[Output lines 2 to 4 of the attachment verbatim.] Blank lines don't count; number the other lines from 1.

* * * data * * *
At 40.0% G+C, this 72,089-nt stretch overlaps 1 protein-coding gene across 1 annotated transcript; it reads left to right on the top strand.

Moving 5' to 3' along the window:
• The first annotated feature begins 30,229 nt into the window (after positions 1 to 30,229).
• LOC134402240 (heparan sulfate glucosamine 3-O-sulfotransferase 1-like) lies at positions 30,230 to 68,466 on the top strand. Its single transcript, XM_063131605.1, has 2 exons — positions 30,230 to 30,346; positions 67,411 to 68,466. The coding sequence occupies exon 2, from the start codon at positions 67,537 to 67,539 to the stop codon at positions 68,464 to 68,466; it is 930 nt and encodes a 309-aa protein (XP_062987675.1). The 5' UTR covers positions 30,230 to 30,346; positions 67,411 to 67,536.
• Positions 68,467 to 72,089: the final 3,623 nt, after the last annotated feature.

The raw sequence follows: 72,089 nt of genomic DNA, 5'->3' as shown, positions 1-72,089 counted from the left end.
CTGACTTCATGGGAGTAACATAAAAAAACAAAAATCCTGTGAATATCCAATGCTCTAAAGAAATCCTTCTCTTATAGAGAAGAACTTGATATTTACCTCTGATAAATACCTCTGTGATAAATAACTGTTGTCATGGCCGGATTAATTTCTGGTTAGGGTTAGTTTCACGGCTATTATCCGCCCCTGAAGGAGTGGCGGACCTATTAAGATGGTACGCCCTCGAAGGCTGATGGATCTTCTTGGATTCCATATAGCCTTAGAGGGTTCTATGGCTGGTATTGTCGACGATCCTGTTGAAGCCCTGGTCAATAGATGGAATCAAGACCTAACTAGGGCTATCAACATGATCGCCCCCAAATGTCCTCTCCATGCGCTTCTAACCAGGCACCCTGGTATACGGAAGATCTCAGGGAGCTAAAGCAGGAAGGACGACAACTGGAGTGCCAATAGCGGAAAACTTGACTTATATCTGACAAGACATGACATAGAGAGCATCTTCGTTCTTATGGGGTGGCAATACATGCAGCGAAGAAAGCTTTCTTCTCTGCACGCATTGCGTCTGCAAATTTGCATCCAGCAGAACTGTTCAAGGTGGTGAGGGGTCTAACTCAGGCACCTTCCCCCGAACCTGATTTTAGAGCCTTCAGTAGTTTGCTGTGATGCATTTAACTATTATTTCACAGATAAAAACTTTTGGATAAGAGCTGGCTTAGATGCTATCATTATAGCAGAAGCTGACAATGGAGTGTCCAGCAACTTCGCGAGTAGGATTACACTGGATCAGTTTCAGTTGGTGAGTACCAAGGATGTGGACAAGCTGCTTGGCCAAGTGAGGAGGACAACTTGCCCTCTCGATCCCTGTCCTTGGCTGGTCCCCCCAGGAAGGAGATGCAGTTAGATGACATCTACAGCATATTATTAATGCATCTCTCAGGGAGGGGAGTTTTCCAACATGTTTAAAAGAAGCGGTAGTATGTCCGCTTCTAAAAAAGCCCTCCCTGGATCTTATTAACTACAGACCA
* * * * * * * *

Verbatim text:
Moving 5' to 3' along the window:
• The first annotated feature begins 30,229 nt into the window (after positions 1 to 30,229).
• LOC134402240 (heparan sulfate glucosamine 3-O-sulfotransferase 1-like) lies at positions 30,230 to 68,466 on the top strand. Its single transcript, XM_063131605.1, has 2 exons — positions 30,230 to 30,346; positions 67,411 to 68,466. The coding sequence occupies exon 2, from the start codon at positions 67,537 to 67,539 to the stop codon at positions 68,464 to 68,466; it is 930 nt and encodes a 309-aa protein (XP_062987675.1). The 5' UTR covers positions 30,230 to 30,346; positions 67,411 to 67,536.